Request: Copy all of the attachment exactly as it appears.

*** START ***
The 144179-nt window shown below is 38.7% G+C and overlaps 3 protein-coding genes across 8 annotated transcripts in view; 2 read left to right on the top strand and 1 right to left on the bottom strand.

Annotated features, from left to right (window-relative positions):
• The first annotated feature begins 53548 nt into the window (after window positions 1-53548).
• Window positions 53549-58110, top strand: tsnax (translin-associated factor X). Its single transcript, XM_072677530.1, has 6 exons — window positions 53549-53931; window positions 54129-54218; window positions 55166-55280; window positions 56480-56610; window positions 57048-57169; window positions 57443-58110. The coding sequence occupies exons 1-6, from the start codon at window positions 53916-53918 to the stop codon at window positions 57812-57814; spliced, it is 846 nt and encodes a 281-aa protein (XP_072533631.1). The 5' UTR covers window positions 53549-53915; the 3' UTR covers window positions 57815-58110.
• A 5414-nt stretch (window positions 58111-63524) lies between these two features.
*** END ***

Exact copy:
The 144179-nt window shown below is 38.7% G+C and overlaps 3 protein-coding genes across 8 annotated transcripts in view; 2 read left to right on the top strand and 1 right to left on the bottom strand.

Annotated features, from left to right (window-relative positions):
• The first annotated feature begins 53548 nt into the window (after window positions 1-53548).
• Window positions 53549-58110, top strand: tsnax (translin-associated factor X). Its single transcript, XM_072677530.1, has 6 exons — window positions 53549-53931; window positions 54129-54218; window positions 55166-55280; window positions 56480-56610; window positions 57048-57169; window positions 57443-58110. The coding sequence occupies exons 1-6, from the start codon at window positions 53916-53918 to the stop codon at window positions 57812-57814; spliced, it is 846 nt and encodes a 281-aa protein (XP_072533631.1). The 5' UTR covers window positions 53549-53915; the 3' UTR covers window positions 57815-58110.
• A 5414-nt stretch (window positions 58111-63524) lies between these two features.